Rajkummar Rao’s transformation into a 300-year-old character in Raabta is almost unrecognizable. The credit of which goes to Zuby Johal and her team from Dirty Hands Studio. The artist has in the past worked on films like Gangs of Wasseypur 1 & 2, Finding Fanny, Raaz 3, Trapped and more. Films are however fillers for Johal who has her hands full with hypperrealistic mannequins created for a number of museums across the country.

In a freewheeling and highly informative chat, Zuby Johal gives us an insight into the world of prosthetic makeup – from the materials used, to the time invested, the challenges faced by the artists to the changing mentality of the industry and more.

Zuby Johal and Rajiv Subba

Zuby Johal and Rajiv Subba

How did your foray into prosthetic makeup happen? How did it all begin?

My partner Rajiv (Subba) and I graduated from NID, Ahmedabad. During our placements, an alumnus, Amardeep Behl who has a company named Design Habit came to us and showed us the work of Ron Mueck, the Father of Hyperrealism. He does fabulous work with silicone. Amardeep asked us if we could achieve something similar for the Sadhu Vaswani museum in Pune. He wanted that someone who comes in to the museum be transported to the time when Sadhu Vaswani was alive. Rajiv is a sculpture, and we work with various materials and know how to make moulds etc. But we had not worked with silicone at the time. However, the technique to a certain extent remains the same.  We were open to trying it out and believed that we could achieve at least 90% of it.

So we called for the material from USA as it is not available here in India. Luckily, the museum got delayed by a year, and we got that time for some trial and error to understand things. We have not studied prosthetics from any school as such; it was more of researching on YouTube, watching videos, reading about it and experimentation. Ultimately, we made 19 mannequins for the museum. Since we had achieved this, Rajiv and I started discussing as to where all could we use our experience. We felt that movies could be a good area.

During that time, a colleague of ours was working with Anurag Kashyap. So we went to meet Anurag who is undoubtedly one of the most fabulous people in the industry. I would say that he’s our mentor. Because the moment we walked in, we had carried just one sample head with us, and he immediately gave us the scripts of both Gangs of Wasseypur 1 & 2! He asked us to read the script and tell him the prosthetics we could create.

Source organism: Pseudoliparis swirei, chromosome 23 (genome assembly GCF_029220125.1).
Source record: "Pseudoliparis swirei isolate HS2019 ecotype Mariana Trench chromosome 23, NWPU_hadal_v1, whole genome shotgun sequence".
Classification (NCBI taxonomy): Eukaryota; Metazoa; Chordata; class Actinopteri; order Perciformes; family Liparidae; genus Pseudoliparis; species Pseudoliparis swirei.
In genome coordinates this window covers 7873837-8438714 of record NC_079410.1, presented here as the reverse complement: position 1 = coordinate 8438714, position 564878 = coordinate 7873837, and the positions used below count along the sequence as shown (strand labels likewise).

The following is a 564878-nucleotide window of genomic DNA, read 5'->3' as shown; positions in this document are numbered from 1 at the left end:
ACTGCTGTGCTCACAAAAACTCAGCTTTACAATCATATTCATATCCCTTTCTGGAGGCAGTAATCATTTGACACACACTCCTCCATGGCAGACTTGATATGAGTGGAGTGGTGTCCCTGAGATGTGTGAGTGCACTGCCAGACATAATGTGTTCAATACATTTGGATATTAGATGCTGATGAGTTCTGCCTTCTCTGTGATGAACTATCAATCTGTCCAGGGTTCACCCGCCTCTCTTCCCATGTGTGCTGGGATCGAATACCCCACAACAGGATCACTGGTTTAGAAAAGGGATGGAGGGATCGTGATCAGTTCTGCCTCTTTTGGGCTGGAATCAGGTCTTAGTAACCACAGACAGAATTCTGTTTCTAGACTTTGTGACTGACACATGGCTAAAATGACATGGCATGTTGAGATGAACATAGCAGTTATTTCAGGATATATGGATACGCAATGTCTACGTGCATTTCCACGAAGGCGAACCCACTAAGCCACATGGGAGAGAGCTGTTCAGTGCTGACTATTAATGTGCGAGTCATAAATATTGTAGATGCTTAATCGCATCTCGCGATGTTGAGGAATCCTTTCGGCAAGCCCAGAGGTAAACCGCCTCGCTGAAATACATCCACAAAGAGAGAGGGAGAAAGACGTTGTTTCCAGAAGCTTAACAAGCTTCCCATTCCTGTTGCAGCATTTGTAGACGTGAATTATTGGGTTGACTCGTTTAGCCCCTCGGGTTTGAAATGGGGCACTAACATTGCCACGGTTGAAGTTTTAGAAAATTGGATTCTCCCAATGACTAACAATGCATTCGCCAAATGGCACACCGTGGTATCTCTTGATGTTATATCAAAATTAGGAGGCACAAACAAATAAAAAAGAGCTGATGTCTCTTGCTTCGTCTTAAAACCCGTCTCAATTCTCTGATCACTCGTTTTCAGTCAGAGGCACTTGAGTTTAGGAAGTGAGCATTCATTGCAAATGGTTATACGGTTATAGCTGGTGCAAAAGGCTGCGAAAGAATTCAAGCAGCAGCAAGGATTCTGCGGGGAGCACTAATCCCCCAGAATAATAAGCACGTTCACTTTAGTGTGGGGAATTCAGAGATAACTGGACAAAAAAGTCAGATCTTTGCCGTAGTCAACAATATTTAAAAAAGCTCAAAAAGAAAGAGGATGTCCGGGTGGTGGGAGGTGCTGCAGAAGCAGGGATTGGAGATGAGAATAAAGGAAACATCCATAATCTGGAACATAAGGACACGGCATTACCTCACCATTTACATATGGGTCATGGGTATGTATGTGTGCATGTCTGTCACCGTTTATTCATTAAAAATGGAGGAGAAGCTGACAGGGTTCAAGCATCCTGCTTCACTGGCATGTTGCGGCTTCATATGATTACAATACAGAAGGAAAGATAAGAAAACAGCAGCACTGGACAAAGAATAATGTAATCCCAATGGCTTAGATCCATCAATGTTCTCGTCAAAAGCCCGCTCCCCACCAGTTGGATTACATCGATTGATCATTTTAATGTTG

And we did do a lot of work on both the films but the Censor Board cut out a lot. We had some cut fingers, some accident scenes, Richa Chadha’s pregnant belly, Ramadhir Singh’s cut head and so on. Gangs of Wasseypur was our first film, but it didn’t release for about two years after we had done it! And it was getting very difficult to sustain because you need a lot of people to work on something like this. There’s someone for hair grafting, someone for mould work, sculpting, it’s a long procedure! So I called Anurag and asked him what do we do since the movie hadn’t released. He suggested that we approach a few production houses and show them the work we did for Gangs of Wasseypur; he was very understanding. Then we approached Mahesh Bhatt and Mukesh Bhatt, got Raaz 3 followed by Finding Fanny, Badlapur and so on.

Hyperrealistic silicone cut head of Ramadhir Singh played by Tigmanshu Dhulia in Gangs of Wasseypur

Movies are like fillers for us. We’re doing a lot of other work too. We make hypperrealistic mannequins for museums. We’ve done the Sadhu Vaswani museum in Pune, Shaurya Smarak in Bhopal, D.S. Group Museum in Noida, we’ve recently also done a museum in Amritsar based on Maharaja Ranjit Singh’s life.

We also have another company that works only on glass installations. So, we consider ourselves more of industrial designers. And we’ve always wanted to educate people in India, to teach people here instead of outsourcing the work from abroad. Initially, when I started in around 2008, people were only using latex. We’re the pioneers who actually got silicone here and started working with it.

Now, people have started accepting that Indian people can also do well though it’s still very challenging. We have also collaborated with a team in LA who had approached us. Our partner Logan has done films like Fan, Kapoor and Sons etc. and he heard my name in a lot of places, so he connected with us to collaborate. The one thing I told him was that I could collaborate only if he would come down and teach our people here. They come with a lot experience and have a lineage since they have been working with silicone for a long time. That experience helps. They are also manufacturing their own materials, so the materials are easily accessible and reasonable for them while we have to pay a bomb for custom duty.

My main objective of getting into Bollywood was to open up the arena of prosthetics, which is so beautiful, for more people

Do you’ll work only with silicone or other materials as well?

Silicone comes in various grades. For prosthetics, you need to transform the person entirely, take for example Rajkummar Rao in Raabta, so you need breathable silicone. The silicone used for mannequins is different, while the one used on people is different. If you need to simply age a person, wrinkle him a little, that’s a different material. So it depends on the design brief from the client. Silicone is available in semi flexible, very flexible and other variants. One needs to understand what is happening to the person or prop in the movie and then decide the kind of material to be used.